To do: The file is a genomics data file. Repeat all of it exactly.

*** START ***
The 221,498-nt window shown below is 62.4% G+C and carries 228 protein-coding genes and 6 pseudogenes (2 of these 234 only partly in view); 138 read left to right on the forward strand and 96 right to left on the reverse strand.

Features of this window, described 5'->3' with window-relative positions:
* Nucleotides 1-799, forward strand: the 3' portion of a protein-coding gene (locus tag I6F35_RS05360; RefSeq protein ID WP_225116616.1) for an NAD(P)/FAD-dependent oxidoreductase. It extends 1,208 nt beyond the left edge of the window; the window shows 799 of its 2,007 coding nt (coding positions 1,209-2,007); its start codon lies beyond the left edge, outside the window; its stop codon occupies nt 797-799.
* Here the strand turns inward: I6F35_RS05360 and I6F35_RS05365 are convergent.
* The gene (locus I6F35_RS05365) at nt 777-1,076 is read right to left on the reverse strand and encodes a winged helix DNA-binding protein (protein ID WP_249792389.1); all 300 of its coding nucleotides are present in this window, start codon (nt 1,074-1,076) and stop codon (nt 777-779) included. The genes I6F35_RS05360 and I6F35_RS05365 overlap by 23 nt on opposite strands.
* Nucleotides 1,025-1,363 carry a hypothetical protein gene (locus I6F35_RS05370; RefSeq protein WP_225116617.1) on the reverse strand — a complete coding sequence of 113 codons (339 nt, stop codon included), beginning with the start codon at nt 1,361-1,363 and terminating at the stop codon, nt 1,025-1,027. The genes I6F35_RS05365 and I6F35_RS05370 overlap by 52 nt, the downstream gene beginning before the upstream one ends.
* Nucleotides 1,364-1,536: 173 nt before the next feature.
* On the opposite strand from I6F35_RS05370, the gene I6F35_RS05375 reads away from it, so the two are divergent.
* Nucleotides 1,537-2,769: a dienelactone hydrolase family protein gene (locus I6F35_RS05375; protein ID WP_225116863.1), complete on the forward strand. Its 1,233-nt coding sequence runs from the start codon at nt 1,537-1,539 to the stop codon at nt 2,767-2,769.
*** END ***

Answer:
The 221,498-nt window shown below is 62.4% G+C and carries 228 protein-coding genes and 6 pseudogenes (2 of these 234 only partly in view); 138 read left to right on the forward strand and 96 right to left on the reverse strand.

Features of this window, described 5'->3' with window-relative positions:
* Nucleotides 1-799, forward strand: the 3' portion of a protein-coding gene (locus tag I6F35_RS05360; RefSeq protein ID WP_225116616.1) for an NAD(P)/FAD-dependent oxidoreductase. It extends 1,208 nt beyond the left edge of the window; the window shows 799 of its 2,007 coding nt (coding positions 1,209-2,007); its start codon lies beyond the left edge, outside the window; its stop codon occupies nt 797-799.
* Here the strand turns inward: I6F35_RS05360 and I6F35_RS05365 are convergent.
* The gene (locus I6F35_RS05365) at nt 777-1,076 is read right to left on the reverse strand and encodes a winged helix DNA-binding protein (protein ID WP_249792389.1); all 300 of its coding nucleotides are present in this window, start codon (nt 1,074-1,076) and stop codon (nt 777-779) included. The genes I6F35_RS05360 and I6F35_RS05365 overlap by 23 nt on opposite strands.
* Nucleotides 1,025-1,363 carry a hypothetical protein gene (locus I6F35_RS05370; RefSeq protein WP_225116617.1) on the reverse strand — a complete coding sequence of 113 codons (339 nt, stop codon included), beginning with the start codon at nt 1,361-1,363 and terminating at the stop codon, nt 1,025-1,027. The genes I6F35_RS05365 and I6F35_RS05370 overlap by 52 nt, the downstream gene beginning before the upstream one ends.
* Nucleotides 1,364-1,536: 173 nt before the next feature.
* On the opposite strand from I6F35_RS05370, the gene I6F35_RS05375 reads away from it, so the two are divergent.
* Nucleotides 1,537-2,769: a dienelactone hydrolase family protein gene (locus I6F35_RS05375; protein ID WP_225116863.1), complete on the forward strand. Its 1,233-nt coding sequence runs from the start codon at nt 1,537-1,539 to the stop codon at nt 2,767-2,769.